Sunday, February 10, 2019

Failure to postpone sentencing contravened the principles underlying the right to allocution, codified in Fed.R. Crim. P. 32(i)(4)(A)

In United States v. Chapman, Appeal No. 17-1656 (Feb. 7, 2019),, the Third Circuit vacated a 
criminal sentence because the District Court had failed to postpone the sentencing hearing. Chapman’s lawyer did not notify Chapman of the court date, and so, on  the day of sentencing, Chapman asked the District Court to give him at least a week to collect letters from his family. For his role in a cocaine distribution conspiracy, Chapman was found to be a career offender with an advisory  guideline range of 188 to 235 months. As part of the plea, the government would recommend a sentence of 188 months, and Chapman could seek a variance no lower than 144 months. The District Court sentenced him to 192 months. The Third Circuit found that Chapman’s request for a continuance sufficiently preserved the issue for appeal and reviewed the District Court’s denial for abuse of discretion/harmless error. The Third Circuit found that the District Court's denial of the request to postpone sentencing to give Chapman time to collect family letters and mitigate his sentence contravened the principles underlying the right to allocution, codified in Fed. R. Crim. P. 32(i)(4)(A), and also “improperly compromised the appearance of fairness.” The Third Circuit took the rare step of ordering resentencing by a different judge.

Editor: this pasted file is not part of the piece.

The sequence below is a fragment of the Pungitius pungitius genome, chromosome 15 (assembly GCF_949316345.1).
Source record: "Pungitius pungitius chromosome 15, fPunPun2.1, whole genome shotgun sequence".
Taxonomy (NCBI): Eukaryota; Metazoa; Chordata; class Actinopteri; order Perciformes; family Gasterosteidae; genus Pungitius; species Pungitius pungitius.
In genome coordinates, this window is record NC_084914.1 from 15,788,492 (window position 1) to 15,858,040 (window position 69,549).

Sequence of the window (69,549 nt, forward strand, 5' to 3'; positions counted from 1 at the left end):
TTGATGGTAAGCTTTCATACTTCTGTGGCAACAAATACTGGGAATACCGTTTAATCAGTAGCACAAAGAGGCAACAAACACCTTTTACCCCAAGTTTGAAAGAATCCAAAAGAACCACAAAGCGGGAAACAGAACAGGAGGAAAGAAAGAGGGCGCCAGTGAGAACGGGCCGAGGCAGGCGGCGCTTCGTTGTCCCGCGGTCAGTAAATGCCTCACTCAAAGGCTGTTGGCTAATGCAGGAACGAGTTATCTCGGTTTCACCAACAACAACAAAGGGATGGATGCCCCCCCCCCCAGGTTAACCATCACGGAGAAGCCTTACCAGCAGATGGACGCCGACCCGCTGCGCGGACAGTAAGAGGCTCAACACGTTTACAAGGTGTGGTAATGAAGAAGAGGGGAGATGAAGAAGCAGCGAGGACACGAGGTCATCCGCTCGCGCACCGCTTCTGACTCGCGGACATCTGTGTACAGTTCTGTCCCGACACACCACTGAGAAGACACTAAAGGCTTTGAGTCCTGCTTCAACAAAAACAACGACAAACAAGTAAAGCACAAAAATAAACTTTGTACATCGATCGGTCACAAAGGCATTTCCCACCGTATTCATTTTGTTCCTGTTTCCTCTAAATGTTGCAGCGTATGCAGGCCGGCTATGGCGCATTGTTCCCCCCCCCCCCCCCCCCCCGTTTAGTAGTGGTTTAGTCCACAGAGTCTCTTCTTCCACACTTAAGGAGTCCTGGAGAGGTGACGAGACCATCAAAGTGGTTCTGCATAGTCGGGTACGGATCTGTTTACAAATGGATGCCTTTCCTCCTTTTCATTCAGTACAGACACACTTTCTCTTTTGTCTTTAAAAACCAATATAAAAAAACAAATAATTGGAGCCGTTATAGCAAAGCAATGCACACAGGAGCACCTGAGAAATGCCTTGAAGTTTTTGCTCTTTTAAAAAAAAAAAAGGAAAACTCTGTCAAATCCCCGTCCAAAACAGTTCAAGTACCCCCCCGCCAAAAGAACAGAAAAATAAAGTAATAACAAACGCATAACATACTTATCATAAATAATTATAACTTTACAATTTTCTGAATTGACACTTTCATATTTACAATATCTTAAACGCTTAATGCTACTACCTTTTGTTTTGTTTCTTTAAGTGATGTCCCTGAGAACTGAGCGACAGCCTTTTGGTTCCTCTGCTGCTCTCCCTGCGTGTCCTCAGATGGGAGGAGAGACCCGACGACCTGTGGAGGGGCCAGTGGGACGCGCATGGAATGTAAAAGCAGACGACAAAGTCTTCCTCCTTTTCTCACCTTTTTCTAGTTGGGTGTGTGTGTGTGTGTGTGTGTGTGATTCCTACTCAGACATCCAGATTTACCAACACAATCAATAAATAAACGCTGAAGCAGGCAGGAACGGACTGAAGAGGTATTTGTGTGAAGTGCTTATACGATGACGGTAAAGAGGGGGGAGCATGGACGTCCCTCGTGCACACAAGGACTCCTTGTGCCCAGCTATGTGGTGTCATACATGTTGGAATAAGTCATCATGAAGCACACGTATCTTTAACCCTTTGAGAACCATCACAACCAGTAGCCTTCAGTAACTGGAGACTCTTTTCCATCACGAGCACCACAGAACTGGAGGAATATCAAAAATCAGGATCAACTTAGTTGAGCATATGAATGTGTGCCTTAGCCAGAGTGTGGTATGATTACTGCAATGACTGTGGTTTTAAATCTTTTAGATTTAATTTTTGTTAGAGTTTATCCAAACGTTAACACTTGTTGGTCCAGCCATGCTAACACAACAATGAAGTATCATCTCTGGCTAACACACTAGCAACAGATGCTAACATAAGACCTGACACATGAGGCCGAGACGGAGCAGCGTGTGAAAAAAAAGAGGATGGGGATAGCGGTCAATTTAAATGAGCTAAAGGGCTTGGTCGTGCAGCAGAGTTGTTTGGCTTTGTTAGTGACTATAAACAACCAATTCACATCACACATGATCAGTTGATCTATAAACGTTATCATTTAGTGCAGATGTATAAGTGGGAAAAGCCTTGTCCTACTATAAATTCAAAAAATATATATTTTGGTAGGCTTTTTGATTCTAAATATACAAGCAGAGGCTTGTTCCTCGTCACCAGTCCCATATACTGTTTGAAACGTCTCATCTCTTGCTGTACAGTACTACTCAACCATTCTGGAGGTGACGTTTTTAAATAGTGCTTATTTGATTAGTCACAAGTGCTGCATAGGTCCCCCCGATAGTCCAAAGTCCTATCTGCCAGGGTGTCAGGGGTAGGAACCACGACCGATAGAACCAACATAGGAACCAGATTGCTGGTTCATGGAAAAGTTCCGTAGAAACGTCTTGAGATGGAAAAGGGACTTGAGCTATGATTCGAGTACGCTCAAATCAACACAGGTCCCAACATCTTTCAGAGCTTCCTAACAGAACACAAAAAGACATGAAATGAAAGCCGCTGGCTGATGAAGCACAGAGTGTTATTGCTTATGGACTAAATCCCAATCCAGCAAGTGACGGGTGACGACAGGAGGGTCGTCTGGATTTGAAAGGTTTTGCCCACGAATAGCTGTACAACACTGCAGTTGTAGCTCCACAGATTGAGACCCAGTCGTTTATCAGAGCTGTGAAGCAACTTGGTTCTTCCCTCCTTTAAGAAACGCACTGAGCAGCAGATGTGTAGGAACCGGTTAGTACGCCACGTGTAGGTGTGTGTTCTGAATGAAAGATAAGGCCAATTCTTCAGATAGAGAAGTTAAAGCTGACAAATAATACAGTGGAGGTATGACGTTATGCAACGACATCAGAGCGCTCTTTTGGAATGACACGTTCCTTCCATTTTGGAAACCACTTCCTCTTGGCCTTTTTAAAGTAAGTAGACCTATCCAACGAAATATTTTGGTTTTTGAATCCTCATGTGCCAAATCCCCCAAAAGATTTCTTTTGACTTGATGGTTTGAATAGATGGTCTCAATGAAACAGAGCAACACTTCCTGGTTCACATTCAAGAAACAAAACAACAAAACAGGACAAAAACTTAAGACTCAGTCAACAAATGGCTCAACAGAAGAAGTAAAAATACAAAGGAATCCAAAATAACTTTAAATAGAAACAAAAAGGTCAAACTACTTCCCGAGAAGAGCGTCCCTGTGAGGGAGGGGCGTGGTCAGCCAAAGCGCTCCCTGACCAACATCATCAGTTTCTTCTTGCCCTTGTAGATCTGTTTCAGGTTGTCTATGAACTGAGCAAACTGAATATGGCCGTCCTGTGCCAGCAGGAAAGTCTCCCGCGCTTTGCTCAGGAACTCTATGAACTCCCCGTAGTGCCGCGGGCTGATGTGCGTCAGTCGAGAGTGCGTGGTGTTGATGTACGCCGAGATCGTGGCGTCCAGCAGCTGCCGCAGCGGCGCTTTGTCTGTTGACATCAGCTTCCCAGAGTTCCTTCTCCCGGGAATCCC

Candace Cain of the Federal Public Defender (WDPa) argued for Chapman.

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